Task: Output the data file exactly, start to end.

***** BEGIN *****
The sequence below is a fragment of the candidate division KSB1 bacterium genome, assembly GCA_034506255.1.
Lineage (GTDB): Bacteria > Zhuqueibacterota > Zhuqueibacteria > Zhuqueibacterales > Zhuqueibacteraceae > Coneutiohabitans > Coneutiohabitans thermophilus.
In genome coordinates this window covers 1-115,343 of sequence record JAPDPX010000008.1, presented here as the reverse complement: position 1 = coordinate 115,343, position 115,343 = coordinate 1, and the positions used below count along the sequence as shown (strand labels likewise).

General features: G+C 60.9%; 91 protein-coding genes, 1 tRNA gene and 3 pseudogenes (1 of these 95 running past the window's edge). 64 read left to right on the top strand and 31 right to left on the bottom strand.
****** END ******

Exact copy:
The sequence below is a fragment of the candidate division KSB1 bacterium genome, assembly GCA_034506255.1.
Lineage (GTDB): Bacteria > Zhuqueibacterota > Zhuqueibacteria > Zhuqueibacterales > Zhuqueibacteraceae > Coneutiohabitans > Coneutiohabitans thermophilus.
In genome coordinates this window covers 1-115,343 of sequence record JAPDPX010000008.1, presented here as the reverse complement: position 1 = coordinate 115,343, position 115,343 = coordinate 1, and the positions used below count along the sequence as shown (strand labels likewise).

General features: G+C 60.9%; 91 protein-coding genes, 1 tRNA gene and 3 pseudogenes (1 of these 95 running past the window's edge). 64 read left to right on the top strand and 31 right to left on the bottom strand.